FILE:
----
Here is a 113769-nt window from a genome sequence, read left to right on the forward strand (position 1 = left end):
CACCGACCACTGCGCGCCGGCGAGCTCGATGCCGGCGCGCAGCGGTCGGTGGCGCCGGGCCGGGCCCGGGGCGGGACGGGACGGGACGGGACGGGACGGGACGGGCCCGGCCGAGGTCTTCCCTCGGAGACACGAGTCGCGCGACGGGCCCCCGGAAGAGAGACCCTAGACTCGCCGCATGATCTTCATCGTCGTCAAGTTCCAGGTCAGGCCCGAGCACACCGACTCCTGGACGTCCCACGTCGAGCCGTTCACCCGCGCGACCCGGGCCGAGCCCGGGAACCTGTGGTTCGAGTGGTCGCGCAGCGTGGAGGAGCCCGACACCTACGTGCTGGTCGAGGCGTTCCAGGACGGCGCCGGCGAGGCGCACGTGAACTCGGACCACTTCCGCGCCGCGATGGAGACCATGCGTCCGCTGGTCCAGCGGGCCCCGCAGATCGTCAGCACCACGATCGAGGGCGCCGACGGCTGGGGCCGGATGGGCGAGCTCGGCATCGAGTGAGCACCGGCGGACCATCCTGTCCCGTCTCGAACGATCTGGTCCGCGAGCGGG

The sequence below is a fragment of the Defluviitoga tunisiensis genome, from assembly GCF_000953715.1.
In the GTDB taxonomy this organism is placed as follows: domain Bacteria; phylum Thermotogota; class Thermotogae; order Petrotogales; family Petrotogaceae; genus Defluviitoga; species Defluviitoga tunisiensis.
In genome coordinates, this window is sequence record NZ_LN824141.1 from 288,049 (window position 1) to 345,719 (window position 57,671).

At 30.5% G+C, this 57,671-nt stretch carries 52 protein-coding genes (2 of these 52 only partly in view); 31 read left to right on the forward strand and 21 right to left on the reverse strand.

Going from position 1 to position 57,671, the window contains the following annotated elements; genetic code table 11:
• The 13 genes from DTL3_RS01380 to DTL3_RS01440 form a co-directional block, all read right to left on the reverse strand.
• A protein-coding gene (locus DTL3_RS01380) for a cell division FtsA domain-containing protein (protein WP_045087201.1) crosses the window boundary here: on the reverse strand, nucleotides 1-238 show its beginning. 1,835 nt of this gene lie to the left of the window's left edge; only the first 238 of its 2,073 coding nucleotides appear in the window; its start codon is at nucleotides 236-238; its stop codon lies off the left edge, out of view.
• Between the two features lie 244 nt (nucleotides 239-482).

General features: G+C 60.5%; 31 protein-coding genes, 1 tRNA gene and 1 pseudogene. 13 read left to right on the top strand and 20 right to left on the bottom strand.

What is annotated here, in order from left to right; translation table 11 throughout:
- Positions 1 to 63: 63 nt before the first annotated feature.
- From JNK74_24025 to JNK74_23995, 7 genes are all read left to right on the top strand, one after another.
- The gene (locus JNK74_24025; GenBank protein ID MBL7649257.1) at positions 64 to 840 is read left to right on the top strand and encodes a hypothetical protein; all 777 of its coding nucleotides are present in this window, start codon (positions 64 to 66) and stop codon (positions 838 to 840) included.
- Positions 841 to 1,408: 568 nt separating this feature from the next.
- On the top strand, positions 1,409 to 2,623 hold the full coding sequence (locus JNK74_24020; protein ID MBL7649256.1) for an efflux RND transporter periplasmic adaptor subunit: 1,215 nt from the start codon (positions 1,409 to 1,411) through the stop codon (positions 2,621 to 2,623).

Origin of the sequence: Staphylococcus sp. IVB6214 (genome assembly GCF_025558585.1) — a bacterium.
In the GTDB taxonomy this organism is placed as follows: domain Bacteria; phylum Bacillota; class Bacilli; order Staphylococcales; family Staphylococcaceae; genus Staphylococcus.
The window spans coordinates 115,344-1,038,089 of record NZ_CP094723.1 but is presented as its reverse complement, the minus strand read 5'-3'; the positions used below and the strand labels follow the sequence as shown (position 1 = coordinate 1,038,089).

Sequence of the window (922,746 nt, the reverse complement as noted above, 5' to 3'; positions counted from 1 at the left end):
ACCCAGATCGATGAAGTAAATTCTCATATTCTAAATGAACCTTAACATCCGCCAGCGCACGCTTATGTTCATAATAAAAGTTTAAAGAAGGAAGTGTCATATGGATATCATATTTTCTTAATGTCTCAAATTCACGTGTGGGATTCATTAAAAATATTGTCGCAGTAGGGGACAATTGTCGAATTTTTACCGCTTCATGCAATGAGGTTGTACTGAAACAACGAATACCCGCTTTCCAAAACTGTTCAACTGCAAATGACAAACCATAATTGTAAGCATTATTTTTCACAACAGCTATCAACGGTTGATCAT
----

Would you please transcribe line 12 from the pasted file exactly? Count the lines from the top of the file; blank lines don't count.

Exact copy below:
What is annotated here, in order from left to right; translation table 11 throughout: